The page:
You’ll want to leave your friends at home when you head to the theater to watch “Free Solo,” the feature-length documentary about climbing legend Alex Honnold.
That way, no one will notice that you’ve broken out in a cold sweat as you watch Honnold, author of the book “Alone on the Wall,” slither his way, solo, up a 3,000-foot sheer cliff wall without any ropes to catch him if he slips.
I sweaty-palmed my way through the flick about Honnold’s June 2017 ascent of El Capitan at Yosemite National Park last night and felt like I was dangling from the edge of that cliff myself. It felt visceral.
The movie follows the buildup as Honnold attempts to become the first to climb the wall without safety ropes or gear. He practically oozes his way up the cliff, flowing over rock like an octopus, clinging to holds the size of cough drops and cramming his arms into rough rocky cracks that sandpaper skin right off.
At one point, he trots right over a pair of climbers (one in a pink bunny suit!) who are sleeping (mere mortals sometimes take several days to do the climb) in hammocks tacked to the rock. Toss in personal narratives about his girlfriend, who is trying to find the balance between letting the man she loves do what he loves and the worry that weighs like a grand piano on her shoulders, and the filmmakers, who fear they might do something that would disrupt his climb, and you’ve got an hour and a half of anxiety in store.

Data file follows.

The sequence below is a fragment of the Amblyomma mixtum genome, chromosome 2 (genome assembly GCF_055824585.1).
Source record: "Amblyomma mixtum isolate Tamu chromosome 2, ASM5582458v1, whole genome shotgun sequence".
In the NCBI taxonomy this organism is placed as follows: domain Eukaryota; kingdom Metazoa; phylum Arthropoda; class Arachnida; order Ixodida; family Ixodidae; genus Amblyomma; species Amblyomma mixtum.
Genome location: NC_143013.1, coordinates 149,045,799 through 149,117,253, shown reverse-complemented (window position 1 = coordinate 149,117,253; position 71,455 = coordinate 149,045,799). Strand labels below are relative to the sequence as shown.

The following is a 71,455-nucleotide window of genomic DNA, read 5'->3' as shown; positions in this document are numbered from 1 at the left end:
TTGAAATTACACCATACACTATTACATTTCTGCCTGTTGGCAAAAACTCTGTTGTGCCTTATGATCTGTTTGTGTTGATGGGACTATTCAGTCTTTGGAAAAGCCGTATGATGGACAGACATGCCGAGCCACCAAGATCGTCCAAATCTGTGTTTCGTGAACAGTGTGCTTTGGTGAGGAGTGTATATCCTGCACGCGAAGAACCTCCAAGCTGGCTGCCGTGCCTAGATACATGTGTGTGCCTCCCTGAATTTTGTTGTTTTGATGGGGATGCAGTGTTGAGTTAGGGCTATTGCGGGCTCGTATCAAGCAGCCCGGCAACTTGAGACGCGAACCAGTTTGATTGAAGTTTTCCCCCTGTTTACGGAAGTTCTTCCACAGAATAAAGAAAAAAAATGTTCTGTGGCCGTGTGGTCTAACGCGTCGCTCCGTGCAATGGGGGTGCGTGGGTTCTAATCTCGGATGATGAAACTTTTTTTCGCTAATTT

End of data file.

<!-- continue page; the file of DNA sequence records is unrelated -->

It’s worth it.
I won’t give anything away by telling you Honnold survives the climb, and does it in less that 4 hours.
I interviewed Honnold last year, after he spoke at South by Southwest. Read that story from the Austin American-Statesman here.
A few months later, I wrote about Honnold’s mother, Dierdre Wolownick, who climbed El Capitan (albeit with ropes) alongside her son for her 66th birthday.
The movie is playing at the Regal Arbor 8.